A member of the hospitality industry at Dubbo says it's the fear of the unknown that strikes with COVID-19, but she still has hope for the future.
The Establishment Bar owner Tenelle Bond was moved by the plight of small business owners in Orange when she learnt of the confirmed case that resulted in seven days of stay-at-home orders for Orange, Blayney and Cabonne councils.
"It just broke my heart for the small businesses in that community, because I know how much I work, and I reckon they'd be working the same," she said.
It just broke my heart for the small businesses in that community, because I know how much I work, and I reckon they'd be working the same.The Establishment Bar Dubbo owner Tenelle Bond
"And it's the fear of the unknown, but I still have hope we'll get through it.
"I don't think this is the end for us."
In recent weeks since Sydney's COVID outbreak deepened, business at the two-year-old bar has slowed, Mrs Bond reports.
"Whenever something major happens like an election or anything like this, Dubbo goes under ground," she said.
"We're extremely diligent, so I just noticed there's a massive downturn, even in the city when you're walking around, you actually see the streets are quieter, everyone's cautious out here.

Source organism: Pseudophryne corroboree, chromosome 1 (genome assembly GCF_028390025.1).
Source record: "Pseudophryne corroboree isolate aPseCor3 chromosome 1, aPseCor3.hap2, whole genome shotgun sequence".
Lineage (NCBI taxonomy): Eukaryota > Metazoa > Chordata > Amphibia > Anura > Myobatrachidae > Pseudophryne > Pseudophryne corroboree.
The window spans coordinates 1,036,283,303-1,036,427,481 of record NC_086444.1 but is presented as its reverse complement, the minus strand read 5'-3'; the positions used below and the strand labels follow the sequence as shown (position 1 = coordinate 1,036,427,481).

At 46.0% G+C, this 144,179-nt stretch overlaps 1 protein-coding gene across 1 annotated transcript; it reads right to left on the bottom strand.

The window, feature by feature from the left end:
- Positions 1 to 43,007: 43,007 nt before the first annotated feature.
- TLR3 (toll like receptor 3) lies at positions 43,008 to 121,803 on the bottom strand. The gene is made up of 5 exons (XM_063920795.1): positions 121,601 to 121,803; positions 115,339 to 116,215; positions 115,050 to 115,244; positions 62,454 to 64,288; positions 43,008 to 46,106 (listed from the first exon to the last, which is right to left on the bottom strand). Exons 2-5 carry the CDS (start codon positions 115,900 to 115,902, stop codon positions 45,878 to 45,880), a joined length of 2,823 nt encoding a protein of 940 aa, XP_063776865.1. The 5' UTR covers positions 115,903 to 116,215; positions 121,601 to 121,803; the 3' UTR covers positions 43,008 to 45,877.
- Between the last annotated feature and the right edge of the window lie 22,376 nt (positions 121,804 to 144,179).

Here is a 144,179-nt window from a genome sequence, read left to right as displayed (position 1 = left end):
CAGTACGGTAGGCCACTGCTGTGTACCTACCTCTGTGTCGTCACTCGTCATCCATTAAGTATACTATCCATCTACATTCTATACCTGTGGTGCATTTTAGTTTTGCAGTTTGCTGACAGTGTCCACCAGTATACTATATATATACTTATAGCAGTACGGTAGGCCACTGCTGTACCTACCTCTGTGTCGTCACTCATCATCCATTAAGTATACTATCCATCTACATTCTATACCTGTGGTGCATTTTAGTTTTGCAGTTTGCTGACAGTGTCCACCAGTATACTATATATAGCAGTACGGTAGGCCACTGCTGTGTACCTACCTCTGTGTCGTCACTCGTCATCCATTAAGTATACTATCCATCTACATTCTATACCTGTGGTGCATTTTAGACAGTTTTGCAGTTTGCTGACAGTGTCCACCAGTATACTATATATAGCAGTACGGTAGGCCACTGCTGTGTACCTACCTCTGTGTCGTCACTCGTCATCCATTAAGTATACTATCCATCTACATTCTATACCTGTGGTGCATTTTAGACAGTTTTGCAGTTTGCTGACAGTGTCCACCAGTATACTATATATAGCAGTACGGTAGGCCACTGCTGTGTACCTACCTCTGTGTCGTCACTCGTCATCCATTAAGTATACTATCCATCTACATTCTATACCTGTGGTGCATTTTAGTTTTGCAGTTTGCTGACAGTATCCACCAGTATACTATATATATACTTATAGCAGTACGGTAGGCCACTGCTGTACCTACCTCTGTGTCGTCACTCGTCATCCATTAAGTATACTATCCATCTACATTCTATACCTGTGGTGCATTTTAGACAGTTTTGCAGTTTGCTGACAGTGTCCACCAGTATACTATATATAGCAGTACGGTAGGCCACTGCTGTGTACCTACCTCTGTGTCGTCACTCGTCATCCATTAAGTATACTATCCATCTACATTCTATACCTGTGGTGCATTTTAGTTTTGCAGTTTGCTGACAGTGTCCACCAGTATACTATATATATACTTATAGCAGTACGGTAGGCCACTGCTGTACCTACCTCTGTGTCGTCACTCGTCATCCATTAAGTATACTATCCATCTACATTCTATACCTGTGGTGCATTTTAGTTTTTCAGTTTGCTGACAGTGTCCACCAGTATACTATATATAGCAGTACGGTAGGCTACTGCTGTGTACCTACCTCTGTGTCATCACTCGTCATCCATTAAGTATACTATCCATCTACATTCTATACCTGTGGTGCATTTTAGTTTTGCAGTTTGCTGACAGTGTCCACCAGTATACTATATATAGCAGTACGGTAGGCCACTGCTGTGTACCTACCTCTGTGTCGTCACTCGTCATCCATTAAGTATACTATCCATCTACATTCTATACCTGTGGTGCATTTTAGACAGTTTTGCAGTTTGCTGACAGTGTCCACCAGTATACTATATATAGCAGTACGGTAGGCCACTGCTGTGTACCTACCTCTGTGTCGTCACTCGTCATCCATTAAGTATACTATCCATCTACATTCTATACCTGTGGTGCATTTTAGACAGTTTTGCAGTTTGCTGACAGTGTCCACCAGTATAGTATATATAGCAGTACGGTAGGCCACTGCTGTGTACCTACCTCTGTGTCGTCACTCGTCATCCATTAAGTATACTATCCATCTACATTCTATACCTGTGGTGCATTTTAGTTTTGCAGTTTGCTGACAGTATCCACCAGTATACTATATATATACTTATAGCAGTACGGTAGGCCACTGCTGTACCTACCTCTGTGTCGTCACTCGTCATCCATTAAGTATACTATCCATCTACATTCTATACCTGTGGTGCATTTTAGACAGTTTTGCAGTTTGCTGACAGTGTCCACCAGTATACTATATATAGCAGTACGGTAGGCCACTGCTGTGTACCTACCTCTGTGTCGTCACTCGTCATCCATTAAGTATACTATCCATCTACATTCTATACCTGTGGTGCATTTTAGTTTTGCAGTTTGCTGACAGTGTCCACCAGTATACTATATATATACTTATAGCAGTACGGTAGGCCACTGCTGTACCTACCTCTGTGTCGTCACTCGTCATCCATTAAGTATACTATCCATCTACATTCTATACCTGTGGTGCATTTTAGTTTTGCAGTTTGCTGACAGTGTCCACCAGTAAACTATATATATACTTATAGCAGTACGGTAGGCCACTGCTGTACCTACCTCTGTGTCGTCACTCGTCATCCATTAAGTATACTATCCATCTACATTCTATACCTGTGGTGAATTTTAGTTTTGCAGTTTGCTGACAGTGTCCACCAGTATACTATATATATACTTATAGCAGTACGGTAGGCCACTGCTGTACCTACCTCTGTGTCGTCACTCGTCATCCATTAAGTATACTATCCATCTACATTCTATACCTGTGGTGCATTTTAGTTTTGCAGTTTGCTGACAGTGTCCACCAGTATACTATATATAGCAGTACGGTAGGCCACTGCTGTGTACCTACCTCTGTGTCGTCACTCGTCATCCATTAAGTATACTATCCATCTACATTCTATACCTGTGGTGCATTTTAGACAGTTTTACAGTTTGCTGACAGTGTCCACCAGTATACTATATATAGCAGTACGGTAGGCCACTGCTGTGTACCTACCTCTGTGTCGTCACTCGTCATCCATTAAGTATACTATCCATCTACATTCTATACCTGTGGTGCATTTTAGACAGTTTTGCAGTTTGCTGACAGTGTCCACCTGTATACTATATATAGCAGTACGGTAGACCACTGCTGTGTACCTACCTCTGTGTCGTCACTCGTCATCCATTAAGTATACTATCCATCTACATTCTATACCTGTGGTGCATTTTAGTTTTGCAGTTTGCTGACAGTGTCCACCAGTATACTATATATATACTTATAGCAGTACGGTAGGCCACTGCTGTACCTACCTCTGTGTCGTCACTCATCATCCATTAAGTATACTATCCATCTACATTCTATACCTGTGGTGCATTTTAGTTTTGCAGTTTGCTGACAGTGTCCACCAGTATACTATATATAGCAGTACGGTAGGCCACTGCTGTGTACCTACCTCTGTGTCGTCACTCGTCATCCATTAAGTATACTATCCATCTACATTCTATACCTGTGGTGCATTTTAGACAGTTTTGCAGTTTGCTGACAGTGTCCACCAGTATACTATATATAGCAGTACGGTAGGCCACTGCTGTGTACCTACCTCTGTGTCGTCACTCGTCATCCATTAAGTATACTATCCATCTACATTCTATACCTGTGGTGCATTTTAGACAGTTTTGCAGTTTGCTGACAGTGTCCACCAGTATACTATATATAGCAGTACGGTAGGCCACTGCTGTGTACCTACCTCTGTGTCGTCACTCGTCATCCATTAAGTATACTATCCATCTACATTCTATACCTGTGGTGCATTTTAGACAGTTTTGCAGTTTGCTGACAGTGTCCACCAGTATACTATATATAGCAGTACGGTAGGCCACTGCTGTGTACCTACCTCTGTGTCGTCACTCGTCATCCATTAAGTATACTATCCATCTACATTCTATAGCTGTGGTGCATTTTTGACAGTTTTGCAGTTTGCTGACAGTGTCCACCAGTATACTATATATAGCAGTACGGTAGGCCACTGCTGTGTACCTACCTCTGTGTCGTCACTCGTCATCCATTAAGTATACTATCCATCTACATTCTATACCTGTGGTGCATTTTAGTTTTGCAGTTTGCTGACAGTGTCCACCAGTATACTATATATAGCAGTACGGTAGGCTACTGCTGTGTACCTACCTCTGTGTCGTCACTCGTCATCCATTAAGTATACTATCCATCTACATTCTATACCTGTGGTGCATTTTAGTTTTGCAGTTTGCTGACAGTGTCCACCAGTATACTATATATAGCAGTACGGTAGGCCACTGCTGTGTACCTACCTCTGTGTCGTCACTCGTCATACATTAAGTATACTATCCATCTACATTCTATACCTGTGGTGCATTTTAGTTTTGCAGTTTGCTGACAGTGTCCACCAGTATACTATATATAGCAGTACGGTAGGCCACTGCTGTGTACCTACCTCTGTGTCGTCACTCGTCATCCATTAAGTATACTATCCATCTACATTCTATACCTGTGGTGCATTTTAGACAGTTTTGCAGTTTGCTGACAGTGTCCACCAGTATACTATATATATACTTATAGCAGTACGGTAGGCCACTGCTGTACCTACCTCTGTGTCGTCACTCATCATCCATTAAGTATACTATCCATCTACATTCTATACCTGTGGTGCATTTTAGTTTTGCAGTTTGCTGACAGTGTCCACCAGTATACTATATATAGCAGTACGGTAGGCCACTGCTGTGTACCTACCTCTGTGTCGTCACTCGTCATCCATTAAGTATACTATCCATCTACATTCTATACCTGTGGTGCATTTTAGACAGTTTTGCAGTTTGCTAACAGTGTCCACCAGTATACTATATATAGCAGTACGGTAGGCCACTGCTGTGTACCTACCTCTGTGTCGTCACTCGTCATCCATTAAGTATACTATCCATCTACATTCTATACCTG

"If only our Sydney friends would be the same."
To meet the challenge, Mrs Bond cut Sundays and Mondays, directing her energies to openings on Thursdays to Saturdays, while trying to minimise the impact on staff.
"We just went, ok, what can we do to create an atmosphere that's not going to wear us out, that's going to keep our customers interested and keep them safe," she said.
The decision had resulted in busier Friday and Saturday nights, Mrs Bond said.
They had also ramped up cocktail classes, creating another shift for a team member, she said.
The born and bred local woman says people can make a difference just by where they spend.
"After this is all over... now it's more important than ever to support each other and to support your locals," Mrs Bond said.
The city had 40,000 people with a catchment area of 130,000, the business owner noted.
"If that means each of us goes somewhere different every day, buy a coffee from a different place each day, buy your lunch from a different place each day," she said.
"If you're going out and going to get a sweater, instead of going to the big companies, that can probably have a little bit of movement, go to that small business, pay that extra 20 bucks, but you know what, that extra 20 bucks is going to support their family for that week...
"Every little bit helps, by us doing that differently... it will make a big difference, I think in the long run, and that's what we need to think of it, because it all goes around because those people will still be here to support you when you need them and vice versa."
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